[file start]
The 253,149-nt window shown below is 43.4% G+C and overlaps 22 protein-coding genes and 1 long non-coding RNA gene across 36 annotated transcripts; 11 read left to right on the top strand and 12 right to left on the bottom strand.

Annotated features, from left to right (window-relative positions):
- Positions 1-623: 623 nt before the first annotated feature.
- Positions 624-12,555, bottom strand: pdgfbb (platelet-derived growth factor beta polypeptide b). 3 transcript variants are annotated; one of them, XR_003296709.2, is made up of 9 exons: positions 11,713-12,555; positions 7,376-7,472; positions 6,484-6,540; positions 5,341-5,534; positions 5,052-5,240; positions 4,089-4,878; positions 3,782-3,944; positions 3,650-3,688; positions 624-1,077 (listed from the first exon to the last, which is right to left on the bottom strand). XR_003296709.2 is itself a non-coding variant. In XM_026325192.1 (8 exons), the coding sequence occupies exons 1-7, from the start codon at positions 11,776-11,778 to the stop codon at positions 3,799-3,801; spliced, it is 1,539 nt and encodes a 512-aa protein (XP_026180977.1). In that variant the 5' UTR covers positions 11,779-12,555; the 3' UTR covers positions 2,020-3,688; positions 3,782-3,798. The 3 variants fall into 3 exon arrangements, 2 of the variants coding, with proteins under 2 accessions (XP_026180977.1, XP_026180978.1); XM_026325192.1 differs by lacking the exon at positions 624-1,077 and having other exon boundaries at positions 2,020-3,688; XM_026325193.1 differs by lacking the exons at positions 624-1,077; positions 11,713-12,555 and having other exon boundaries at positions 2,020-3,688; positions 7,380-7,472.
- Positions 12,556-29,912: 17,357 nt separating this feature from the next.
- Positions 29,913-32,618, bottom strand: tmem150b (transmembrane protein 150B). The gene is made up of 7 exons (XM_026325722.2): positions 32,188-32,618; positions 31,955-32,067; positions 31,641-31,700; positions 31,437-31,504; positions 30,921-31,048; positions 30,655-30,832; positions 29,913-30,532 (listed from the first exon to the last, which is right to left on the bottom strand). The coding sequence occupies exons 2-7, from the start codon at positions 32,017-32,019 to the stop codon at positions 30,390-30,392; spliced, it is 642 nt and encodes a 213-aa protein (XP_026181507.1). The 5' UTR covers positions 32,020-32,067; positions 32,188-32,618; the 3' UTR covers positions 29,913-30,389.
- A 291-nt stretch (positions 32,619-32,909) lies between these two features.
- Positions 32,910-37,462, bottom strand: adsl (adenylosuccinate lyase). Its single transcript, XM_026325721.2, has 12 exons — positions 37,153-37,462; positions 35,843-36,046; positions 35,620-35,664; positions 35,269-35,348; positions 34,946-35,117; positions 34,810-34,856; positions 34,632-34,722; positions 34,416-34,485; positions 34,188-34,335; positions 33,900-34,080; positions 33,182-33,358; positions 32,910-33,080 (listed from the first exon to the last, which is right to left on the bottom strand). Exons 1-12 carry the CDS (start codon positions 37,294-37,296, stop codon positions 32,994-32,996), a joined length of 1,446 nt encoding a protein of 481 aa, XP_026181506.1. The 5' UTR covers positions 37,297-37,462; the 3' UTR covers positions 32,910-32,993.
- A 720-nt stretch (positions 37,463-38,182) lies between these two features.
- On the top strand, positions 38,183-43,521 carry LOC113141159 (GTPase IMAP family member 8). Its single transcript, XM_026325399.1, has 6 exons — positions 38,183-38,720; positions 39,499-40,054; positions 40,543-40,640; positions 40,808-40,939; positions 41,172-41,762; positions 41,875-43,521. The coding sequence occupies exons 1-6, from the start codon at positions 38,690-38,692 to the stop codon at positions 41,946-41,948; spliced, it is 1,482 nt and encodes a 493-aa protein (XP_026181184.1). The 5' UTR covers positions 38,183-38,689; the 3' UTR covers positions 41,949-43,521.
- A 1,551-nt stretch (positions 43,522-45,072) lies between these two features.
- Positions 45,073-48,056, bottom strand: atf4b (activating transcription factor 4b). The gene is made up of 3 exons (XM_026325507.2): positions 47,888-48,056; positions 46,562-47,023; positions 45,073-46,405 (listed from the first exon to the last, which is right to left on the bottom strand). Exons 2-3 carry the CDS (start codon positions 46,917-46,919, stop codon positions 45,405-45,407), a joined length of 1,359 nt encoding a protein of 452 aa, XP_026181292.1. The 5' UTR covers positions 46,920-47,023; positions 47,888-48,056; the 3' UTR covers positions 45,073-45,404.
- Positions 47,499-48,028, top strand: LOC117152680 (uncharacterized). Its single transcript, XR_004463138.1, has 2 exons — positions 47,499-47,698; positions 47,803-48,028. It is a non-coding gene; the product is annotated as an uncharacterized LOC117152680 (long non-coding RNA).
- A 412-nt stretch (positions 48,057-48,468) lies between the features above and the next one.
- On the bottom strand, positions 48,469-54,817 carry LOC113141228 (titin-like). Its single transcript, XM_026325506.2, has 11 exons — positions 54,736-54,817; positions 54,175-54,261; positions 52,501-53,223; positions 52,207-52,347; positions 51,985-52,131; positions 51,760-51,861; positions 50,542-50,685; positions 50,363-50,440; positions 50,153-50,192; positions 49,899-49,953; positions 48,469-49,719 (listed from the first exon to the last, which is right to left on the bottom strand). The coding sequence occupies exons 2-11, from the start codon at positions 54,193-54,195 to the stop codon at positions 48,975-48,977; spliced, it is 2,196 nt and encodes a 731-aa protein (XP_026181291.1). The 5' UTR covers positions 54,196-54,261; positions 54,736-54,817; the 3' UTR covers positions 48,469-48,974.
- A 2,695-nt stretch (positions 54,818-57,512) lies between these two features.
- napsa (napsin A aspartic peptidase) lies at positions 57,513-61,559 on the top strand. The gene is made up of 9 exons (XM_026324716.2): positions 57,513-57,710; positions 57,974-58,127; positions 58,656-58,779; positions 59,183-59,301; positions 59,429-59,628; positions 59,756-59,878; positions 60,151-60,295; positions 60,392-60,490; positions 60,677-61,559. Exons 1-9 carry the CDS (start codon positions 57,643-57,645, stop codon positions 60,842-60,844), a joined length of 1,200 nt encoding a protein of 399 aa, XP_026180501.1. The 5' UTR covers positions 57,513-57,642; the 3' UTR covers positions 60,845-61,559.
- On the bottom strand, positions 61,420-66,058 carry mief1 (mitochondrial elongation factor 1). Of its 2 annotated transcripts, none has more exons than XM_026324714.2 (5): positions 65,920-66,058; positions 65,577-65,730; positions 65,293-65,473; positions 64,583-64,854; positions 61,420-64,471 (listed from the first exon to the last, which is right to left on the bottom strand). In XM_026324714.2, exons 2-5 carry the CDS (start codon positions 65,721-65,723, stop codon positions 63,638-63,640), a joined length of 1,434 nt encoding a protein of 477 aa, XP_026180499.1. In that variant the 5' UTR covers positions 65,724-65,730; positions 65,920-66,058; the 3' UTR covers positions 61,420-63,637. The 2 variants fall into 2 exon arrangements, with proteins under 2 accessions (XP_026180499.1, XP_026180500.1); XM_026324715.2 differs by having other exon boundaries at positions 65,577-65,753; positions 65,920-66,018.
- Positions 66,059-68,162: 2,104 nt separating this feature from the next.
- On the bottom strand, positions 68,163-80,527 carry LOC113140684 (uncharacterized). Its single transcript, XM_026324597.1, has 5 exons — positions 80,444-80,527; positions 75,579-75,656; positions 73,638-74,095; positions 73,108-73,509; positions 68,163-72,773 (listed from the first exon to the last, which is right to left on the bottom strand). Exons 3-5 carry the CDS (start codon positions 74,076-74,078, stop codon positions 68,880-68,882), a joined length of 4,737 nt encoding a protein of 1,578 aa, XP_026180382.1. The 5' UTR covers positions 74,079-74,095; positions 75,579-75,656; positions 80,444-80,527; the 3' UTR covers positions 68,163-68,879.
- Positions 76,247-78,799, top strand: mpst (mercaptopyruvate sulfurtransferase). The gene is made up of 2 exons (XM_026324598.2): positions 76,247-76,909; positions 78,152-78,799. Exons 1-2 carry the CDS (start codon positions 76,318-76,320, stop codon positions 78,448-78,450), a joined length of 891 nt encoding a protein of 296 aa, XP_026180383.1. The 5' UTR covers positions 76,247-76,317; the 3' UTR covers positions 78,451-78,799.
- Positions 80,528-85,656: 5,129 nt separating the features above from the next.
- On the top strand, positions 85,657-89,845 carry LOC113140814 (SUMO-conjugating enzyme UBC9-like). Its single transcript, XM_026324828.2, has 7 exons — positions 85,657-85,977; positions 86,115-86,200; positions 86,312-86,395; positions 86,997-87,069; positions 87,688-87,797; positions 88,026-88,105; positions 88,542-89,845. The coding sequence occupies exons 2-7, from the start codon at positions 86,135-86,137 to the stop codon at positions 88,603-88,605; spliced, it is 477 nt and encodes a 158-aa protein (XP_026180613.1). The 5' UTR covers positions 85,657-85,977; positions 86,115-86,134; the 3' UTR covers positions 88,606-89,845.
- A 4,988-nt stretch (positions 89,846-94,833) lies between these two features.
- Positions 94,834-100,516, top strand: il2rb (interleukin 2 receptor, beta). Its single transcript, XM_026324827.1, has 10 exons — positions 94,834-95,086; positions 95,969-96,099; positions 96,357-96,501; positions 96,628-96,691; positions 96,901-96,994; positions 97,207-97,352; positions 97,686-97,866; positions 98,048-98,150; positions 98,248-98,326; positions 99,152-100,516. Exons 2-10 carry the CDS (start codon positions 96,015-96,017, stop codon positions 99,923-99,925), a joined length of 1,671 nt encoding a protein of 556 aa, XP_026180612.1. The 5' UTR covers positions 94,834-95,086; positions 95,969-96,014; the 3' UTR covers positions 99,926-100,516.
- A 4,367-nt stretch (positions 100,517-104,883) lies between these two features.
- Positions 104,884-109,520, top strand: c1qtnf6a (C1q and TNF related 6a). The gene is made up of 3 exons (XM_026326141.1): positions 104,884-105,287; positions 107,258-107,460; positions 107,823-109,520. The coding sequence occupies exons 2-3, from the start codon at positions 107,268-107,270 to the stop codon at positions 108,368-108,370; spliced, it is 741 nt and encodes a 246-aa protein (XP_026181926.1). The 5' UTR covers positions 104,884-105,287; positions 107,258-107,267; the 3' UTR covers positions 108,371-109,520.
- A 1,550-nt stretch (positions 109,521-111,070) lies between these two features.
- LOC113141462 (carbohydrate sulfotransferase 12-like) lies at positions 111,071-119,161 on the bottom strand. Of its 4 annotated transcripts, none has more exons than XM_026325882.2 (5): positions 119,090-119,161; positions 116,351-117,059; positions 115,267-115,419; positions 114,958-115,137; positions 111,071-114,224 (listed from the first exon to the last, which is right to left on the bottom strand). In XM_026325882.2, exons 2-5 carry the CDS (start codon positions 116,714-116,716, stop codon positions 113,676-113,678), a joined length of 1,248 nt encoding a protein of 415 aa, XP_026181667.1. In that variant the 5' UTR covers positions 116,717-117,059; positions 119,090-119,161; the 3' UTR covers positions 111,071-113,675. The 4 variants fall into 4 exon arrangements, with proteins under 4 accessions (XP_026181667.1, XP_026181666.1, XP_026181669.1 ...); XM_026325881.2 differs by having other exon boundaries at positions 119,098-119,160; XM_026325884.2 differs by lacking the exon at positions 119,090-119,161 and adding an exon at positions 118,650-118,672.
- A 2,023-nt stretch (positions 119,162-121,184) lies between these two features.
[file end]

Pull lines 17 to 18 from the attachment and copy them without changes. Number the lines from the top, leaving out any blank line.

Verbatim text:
- napsa (napsin A aspartic peptidase) lies at positions 57,513-61,559 on the top strand. The gene is made up of 9 exons (XM_026324716.2): positions 57,513-57,710; positions 57,974-58,127; positions 58,656-58,779; positions 59,183-59,301; positions 59,429-59,628; positions 59,756-59,878; positions 60,151-60,295; positions 60,392-60,490; positions 60,677-61,559. Exons 1-9 carry the CDS (start codon positions 57,643-57,645, stop codon positions 60,842-60,844), a joined length of 1,200 nt encoding a protein of 399 aa, XP_026180501.1. The 5' UTR covers positions 57,513-57,642; the 3' UTR covers positions 60,845-61,559.
- On the bottom strand, positions 61,420-66,058 carry mief1 (mitochondrial elongation factor 1). Of its 2 annotated transcripts, none has more exons than XM_026324714.2 (5): positions 65,920-66,058; positions 65,577-65,730; positions 65,293-65,473; positions 64,583-64,854; positions 61,420-64,471 (listed from the first exon to the last, which is right to left on the bottom strand). In XM_026324714.2, exons 2-5 carry the CDS (start codon positions 65,721-65,723, stop codon positions 63,638-63,640), a joined length of 1,434 nt encoding a protein of 477 aa, XP_026180499.1. In that variant the 5' UTR covers positions 65,724-65,730; positions 65,920-66,058; the 3' UTR covers positions 61,420-63,637. The 2 variants fall into 2 exon arrangements, with proteins under 2 accessions (XP_026180499.1, XP_026180500.1); XM_026324715.2 differs by having other exon boundaries at positions 65,577-65,753; positions 65,920-66,018.